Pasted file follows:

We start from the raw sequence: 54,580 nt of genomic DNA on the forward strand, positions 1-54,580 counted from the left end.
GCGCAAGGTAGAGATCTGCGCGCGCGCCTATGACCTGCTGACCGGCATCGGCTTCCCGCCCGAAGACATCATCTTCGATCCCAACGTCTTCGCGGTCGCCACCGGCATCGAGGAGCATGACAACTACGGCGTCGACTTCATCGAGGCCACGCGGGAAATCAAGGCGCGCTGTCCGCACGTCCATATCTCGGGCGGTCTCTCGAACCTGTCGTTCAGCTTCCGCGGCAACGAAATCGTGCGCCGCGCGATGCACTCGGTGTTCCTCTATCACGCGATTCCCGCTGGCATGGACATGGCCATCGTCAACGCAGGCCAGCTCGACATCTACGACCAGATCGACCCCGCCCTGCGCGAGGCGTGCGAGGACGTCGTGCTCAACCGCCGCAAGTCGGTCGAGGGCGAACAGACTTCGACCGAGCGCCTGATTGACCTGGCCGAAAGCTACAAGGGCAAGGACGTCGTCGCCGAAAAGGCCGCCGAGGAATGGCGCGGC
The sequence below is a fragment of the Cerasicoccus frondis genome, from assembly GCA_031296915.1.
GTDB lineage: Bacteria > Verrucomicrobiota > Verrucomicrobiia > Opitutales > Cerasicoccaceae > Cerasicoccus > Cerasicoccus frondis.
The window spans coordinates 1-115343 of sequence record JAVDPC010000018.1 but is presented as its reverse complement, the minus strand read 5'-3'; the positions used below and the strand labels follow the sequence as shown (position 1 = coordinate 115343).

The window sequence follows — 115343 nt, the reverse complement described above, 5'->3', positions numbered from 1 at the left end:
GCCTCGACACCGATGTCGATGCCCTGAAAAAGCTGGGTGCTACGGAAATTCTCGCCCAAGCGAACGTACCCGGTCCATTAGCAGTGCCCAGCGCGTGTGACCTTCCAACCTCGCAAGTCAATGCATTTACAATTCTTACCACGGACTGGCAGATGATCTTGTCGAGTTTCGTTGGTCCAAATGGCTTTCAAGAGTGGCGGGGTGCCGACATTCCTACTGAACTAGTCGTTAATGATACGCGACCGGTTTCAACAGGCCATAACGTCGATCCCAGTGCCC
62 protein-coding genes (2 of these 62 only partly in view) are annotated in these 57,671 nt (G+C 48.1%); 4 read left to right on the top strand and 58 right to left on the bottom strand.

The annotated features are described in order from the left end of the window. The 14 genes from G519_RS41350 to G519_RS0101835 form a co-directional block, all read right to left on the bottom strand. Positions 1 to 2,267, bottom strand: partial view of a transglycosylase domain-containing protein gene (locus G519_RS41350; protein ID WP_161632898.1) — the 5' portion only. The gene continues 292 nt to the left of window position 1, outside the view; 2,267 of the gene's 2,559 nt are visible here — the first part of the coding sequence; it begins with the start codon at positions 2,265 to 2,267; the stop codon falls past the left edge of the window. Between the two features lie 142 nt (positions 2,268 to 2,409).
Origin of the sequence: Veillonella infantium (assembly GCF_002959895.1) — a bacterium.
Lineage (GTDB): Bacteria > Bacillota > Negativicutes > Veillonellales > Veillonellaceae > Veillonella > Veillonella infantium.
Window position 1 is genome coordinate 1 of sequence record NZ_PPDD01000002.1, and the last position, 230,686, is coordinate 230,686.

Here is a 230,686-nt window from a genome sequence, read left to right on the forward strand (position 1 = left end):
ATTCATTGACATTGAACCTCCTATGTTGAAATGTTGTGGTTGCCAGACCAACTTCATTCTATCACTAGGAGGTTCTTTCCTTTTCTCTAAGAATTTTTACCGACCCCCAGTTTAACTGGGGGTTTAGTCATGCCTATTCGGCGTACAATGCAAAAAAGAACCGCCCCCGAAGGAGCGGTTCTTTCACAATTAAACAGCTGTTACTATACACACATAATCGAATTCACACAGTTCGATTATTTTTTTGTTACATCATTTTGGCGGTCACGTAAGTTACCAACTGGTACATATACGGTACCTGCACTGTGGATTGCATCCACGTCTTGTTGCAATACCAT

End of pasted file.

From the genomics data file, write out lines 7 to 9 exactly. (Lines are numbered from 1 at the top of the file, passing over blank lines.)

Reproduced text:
GCCTCGACACCGATGTCGATGCCCTGAAAAAGCTGGGTGCTACGGAAATTCTCGCCCAAGCGAACGTACCCGGTCCATTAGCAGTGCCCAGCGCGTGTGACCTTCCAACCTCGCAAGTCAATGCATTTACAATTCTTACCACGGACTGGCAGATGATCTTGTCGAGTTTCGTTGGTCCAAATGGCTTTCAAGAGTGGCGGGGTGCCGACATTCCTACTGAACTAGTCGTTAATGATACGCGACCGGTTTCAACAGGCCATAACGTCGATCCCAGTGCCC
62 protein-coding genes (2 of these 62 only partly in view) are annotated in these 57,671 nt (G+C 48.1%); 4 read left to right on the top strand and 58 right to left on the bottom strand.

The annotated features are described in order from the left end of the window. The 14 genes from G519_RS41350 to G519_RS0101835 form a co-directional block, all read right to left on the bottom strand. Positions 1 to 2,267, bottom strand: partial view of a transglycosylase domain-containing protein gene (locus G519_RS41350; protein ID WP_161632898.1) — the 5' portion only. The gene continues 292 nt to the left of window position 1, outside the view; 2,267 of the gene's 2,559 nt are visible here — the first part of the coding sequence; it begins with the start codon at positions 2,265 to 2,267; the stop codon falls past the left edge of the window. Between the two features lie 142 nt (positions 2,268 to 2,409).